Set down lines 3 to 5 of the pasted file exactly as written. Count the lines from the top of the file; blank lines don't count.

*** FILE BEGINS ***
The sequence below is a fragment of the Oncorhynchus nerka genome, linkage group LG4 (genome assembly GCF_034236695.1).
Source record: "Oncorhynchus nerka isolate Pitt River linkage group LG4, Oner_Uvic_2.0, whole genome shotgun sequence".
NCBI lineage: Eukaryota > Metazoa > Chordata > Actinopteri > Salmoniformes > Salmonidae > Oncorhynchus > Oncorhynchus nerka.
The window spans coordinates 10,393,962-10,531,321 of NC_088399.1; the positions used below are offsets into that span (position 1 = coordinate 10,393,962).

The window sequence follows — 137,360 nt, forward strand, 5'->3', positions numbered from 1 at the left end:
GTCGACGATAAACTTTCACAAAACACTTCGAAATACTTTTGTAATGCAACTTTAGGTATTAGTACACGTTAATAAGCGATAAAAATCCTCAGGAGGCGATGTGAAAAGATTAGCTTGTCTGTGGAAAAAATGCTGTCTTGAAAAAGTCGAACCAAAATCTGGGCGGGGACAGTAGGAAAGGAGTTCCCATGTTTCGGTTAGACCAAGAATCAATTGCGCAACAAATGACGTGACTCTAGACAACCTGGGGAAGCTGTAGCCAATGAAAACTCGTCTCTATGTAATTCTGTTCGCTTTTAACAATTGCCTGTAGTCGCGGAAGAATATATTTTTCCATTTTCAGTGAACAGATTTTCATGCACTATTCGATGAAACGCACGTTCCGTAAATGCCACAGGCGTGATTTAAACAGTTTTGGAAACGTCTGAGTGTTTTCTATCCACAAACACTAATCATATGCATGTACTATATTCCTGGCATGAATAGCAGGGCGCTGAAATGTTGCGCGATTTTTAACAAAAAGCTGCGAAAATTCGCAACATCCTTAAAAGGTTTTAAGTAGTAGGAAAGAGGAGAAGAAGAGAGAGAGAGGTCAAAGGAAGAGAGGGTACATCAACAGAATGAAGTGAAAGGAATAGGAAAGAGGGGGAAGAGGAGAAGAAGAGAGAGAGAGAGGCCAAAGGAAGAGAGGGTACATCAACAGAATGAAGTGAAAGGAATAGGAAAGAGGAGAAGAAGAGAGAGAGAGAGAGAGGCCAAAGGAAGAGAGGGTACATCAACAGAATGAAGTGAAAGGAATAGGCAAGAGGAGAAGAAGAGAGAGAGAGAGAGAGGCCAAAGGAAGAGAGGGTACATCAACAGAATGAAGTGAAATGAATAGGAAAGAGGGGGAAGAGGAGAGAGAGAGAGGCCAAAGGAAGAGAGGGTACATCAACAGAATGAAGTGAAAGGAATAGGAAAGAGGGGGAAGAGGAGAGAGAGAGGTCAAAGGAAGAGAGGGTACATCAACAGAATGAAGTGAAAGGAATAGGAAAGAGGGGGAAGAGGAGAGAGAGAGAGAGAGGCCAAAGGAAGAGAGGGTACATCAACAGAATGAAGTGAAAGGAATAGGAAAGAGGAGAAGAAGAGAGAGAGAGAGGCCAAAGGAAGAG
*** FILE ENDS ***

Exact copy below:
NCBI lineage: Eukaryota > Metazoa > Chordata > Actinopteri > Salmoniformes > Salmonidae > Oncorhynchus > Oncorhynchus nerka.
The window spans coordinates 10,393,962-10,531,321 of NC_088399.1; the positions used below are offsets into that span (position 1 = coordinate 10,393,962).

The window sequence follows — 137,360 nt, forward strand, 5'->3', positions numbered from 1 at the left end: